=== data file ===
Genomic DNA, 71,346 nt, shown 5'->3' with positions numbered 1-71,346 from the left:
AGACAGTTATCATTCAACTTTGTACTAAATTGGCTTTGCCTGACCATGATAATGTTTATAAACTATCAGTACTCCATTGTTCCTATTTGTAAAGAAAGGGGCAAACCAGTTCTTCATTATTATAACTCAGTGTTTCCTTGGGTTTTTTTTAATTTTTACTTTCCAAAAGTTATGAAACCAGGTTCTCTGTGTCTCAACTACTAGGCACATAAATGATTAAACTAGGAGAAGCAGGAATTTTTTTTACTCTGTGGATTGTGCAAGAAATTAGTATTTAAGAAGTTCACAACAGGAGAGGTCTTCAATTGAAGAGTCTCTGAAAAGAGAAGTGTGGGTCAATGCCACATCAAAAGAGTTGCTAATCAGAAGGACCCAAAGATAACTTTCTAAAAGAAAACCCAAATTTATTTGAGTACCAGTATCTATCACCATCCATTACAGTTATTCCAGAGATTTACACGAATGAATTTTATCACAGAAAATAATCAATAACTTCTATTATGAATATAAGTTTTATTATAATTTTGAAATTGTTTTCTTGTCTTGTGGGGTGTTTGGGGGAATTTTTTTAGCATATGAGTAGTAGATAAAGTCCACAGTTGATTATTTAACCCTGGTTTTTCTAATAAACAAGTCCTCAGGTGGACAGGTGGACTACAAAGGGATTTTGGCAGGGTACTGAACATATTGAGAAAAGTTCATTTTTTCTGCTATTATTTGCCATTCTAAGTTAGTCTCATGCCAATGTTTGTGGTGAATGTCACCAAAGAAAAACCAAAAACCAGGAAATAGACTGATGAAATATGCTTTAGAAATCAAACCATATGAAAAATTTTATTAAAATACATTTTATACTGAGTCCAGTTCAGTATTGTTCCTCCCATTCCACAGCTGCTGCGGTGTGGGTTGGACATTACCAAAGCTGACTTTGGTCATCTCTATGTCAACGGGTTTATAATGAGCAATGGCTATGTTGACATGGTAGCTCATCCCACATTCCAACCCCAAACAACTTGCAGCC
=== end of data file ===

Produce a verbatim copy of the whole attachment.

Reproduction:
Genomic DNA, 71,346 nt, shown 5'->3' with positions numbered 1-71,346 from the left:
AGACAGTTATCATTCAACTTTGTACTAAATTGGCTTTGCCTGACCATGATAATGTTTATAAACTATCAGTACTCCATTGTTCCTATTTGTAAAGAAAGGGGCAAACCAGTTCTTCATTATTATAACTCAGTGTTTCCTTGGGTTTTTTTTAATTTTTACTTTCCAAAAGTTATGAAACCAGGTTCTCTGTGTCTCAACTACTAGGCACATAAATGATTAAACTAGGAGAAGCAGGAATTTTTTTTACTCTGTGGATTGTGCAAGAAATTAGTATTTAAGAAGTTCACAACAGGAGAGGTCTTCAATTGAAGAGTCTCTGAAAAGAGAAGTGTGGGTCAATGCCACATCAAAAGAGTTGCTAATCAGAAGGACCCAAAGATAACTTTCTAAAAGAAAACCCAAATTTATTTGAGTACCAGTATCTATCACCATCCATTACAGTTATTCCAGAGATTTACACGAATGAATTTTATCACAGAAAATAATCAATAACTTCTATTATGAATATAAGTTTTATTATAATTTTGAAATTGTTTTCTTGTCTTGTGGGGTGTTTGGGGGAATTTTTTTAGCATATGAGTAGTAGATAAAGTCCACAGTTGATTATTTAACCCTGGTTTTTCTAATAAACAAGTCCTCAGGTGGACAGGTGGACTACAAAGGGATTTTGGCAGGGTACTGAACATATTGAGAAAAGTTCATTTTTTCTGCTATTATTTGCCATTCTAAGTTAGTCTCATGCCAATGTTTGTGGTGAATGTCACCAAAGAAAAACCAAAAACCAGGAAATAGACTGATGAAATATGCTTTAGAAATCAAACCATATGAAAAATTTTATTAAAATACATTTTATACTGAGTCCAGTTCAGTATTGTTCCTCCCATTCCACAGCTGCTGCGGTGTGGGTTGGACATTACCAAAGCTGACTTTGGTCATCTCTATGTCAACGGGTTTATAATGAGCAATGGCTATGTTGACATGGTAGCTCATCCCACATTCCAACCCCAAACAACTTGCAGCC